The £300 million government quango for supporting the West Midlands economy came under fire in the House of Commons as MPs demanded to know why it was needed.
Nick Paul, chairman of Advantage West Midlands, the regional development agency, insisted his organisation bought investment into the region and secured the redevelopment of New Street Station.
He claimed: “Without our involvement, these projects would not have been delivered”.
But he faced a rough ride from MPs Peter Luff (Con Mid Worcestershire) and Julie Kirkbride (Con Bromsgrove), who demanded evidence Advantage West Midlands made any difference.
The future of the agency, which spends £300 million of taxpayers’ money each year, is uncertain. The Government plans to make the bodies responsible for regional planning, which means Advantage West Midlands will find itself ordering councils to build thousands of homes, even when they are opposed by local voters.
But the Conservatives want to strip the agencies from responsibility of planning, so they are strictly focused on industry.
They are also considering plans to replace regional development agencies with smaller bodies with closer links to councils.
Mr Paul was giving evidence to the Commons Business and Enterprise Committee, chaired by Mr Luff.
He highlighted the decision by Indian carmaker Tata, which bought Jaguar Land Rover this year, to invest in the West Midlands.
He said: “We have secured Tata, who are going to set up their R&D in the region . . . so you have to look at these examples, where we have worked with partners. New Street Station is another example where we had to bring together a raft of people. Without our involvement, these projects would not have been delivered.
“You can see evidence across our regions. We can take you and show you.”
He warned important services such as Business Link, which supplies advice to firms, were run by the regional development agency, but it did not always get credit.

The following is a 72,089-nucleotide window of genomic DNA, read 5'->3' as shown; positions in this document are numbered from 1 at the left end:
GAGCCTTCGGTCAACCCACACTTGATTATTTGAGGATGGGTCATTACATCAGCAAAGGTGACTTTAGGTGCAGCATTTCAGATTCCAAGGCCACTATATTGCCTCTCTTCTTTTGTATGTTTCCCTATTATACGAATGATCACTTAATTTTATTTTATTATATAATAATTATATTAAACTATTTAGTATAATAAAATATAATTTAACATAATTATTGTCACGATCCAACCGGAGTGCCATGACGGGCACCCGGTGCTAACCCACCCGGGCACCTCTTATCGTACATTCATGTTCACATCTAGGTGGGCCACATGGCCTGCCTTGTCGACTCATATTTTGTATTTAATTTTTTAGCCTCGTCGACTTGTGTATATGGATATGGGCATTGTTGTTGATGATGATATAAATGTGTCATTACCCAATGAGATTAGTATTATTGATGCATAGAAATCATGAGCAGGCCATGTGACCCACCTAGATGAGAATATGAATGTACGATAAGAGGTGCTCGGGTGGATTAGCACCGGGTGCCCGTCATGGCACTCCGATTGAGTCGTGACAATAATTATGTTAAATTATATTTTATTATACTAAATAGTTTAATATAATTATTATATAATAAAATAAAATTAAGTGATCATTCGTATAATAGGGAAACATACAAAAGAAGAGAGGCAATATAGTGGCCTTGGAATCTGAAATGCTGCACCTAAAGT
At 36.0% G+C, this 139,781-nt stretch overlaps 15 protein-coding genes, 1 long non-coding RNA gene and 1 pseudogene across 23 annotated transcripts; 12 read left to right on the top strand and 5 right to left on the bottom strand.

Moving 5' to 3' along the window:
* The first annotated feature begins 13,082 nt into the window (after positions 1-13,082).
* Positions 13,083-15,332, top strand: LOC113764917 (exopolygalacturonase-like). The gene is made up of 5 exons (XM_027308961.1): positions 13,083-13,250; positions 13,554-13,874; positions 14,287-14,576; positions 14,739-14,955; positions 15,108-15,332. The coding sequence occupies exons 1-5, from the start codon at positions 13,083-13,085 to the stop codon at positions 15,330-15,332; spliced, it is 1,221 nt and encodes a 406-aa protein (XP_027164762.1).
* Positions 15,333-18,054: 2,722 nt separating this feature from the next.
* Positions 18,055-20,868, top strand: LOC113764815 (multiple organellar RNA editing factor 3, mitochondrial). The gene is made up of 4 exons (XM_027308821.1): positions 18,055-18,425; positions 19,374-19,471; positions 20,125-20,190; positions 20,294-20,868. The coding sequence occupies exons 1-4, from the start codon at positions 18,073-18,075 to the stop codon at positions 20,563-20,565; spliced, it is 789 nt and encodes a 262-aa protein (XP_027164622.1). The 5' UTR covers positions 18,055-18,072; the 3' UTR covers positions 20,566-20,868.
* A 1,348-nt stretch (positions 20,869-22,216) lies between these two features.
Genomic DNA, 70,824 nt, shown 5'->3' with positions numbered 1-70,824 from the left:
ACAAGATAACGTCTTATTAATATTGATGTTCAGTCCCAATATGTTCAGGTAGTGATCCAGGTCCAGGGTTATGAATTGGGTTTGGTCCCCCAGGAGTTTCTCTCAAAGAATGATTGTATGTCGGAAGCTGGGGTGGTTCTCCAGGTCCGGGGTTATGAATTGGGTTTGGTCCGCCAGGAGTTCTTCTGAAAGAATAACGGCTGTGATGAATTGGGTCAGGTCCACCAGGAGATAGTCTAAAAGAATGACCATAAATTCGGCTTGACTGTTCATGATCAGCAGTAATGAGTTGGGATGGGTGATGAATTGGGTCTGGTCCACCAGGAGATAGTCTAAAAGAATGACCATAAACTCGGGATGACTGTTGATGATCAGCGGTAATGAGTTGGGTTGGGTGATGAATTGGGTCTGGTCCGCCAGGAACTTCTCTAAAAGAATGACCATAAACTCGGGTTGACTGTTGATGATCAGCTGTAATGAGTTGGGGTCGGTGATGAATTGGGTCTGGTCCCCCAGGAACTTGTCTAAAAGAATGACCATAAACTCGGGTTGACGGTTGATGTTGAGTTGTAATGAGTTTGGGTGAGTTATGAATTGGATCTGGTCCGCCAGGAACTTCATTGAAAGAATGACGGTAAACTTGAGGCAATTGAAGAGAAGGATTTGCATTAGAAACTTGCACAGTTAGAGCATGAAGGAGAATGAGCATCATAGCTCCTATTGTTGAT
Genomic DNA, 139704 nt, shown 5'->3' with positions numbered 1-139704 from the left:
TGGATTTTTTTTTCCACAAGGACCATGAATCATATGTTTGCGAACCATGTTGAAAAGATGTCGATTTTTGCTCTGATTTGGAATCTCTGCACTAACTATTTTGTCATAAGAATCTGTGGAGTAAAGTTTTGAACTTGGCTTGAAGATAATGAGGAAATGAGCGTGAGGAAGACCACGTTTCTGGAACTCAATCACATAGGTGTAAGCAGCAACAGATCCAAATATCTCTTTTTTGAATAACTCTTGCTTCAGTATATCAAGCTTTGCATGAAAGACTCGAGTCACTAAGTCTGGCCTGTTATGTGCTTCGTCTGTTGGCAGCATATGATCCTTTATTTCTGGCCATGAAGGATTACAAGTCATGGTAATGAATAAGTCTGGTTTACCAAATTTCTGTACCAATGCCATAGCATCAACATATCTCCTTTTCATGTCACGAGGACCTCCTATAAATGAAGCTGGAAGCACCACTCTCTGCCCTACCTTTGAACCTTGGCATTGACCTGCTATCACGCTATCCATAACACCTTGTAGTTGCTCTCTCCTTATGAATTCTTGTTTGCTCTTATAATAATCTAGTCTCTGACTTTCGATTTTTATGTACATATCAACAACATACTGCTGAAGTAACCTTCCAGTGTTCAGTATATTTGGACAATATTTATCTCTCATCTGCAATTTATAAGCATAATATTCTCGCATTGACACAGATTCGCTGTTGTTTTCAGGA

But Mr Luff told him: “We had a very good Business Link in Hereford and Worcestershire before regional development agencies existed. Somebody else was doing it. I’m still not clear what you do that nobody else could do?”
He also warned businesses had made “vitriolic” complaints to him about the quality of regional development agency staff.
But Mr Luff said he was concerned employers dared not repeat criticisms in public because they didn’t want to “bite the hand that feeds them”.
Ms Kirkbride said: “Because you now exist and because we have been successful over the past 10 years in the British economy, we are asked to believe that success is down to you.”
She asked whether it made sense for Regional Development Agencies representing different regions to open separate offices in foreign countries, to attract investment.
“To most Indians, the UK is the UK. It is not made up of Worcestershire and Gloucestershire and so on,” she said.
Bryan Jackson, chair of the East Midlands Development Agency, who was also giving evidence to the committee, said the neighbouring agencies did not compete.
At the moment, an unelected regional assembly is responsible for the regional “spatial strategy” – which is being developed and could lead to 445,000 new homes in the West Midlands.
But the Government has announced plans to abolish regional assemblies and hand responsibility for planning to regional development agencies.
* Labour backbencher Andrew Mackinlay called on the Government to explain the point of regional ministers.
The Thurrock MP said he did not know what they did and was angry they did not face parliamentary question time.
Prompting laughter in the chamber with his insistence he did not want to be “unhelpful or unkind”, Mr Mackinlay – who has never had a Government job – joked he was starting to question where he was going wrong.
Communities and Local Government Secretary Hazel Blears said: “This is a fairly new introduction, but the regional ministers I think have done excellent work in the last few months of being regional champions.”
Labour’s Neil Turner (Wigan) said regional select committees would be “absolutely vital” to the scrutiny of regional ministers and asked when they would be set up.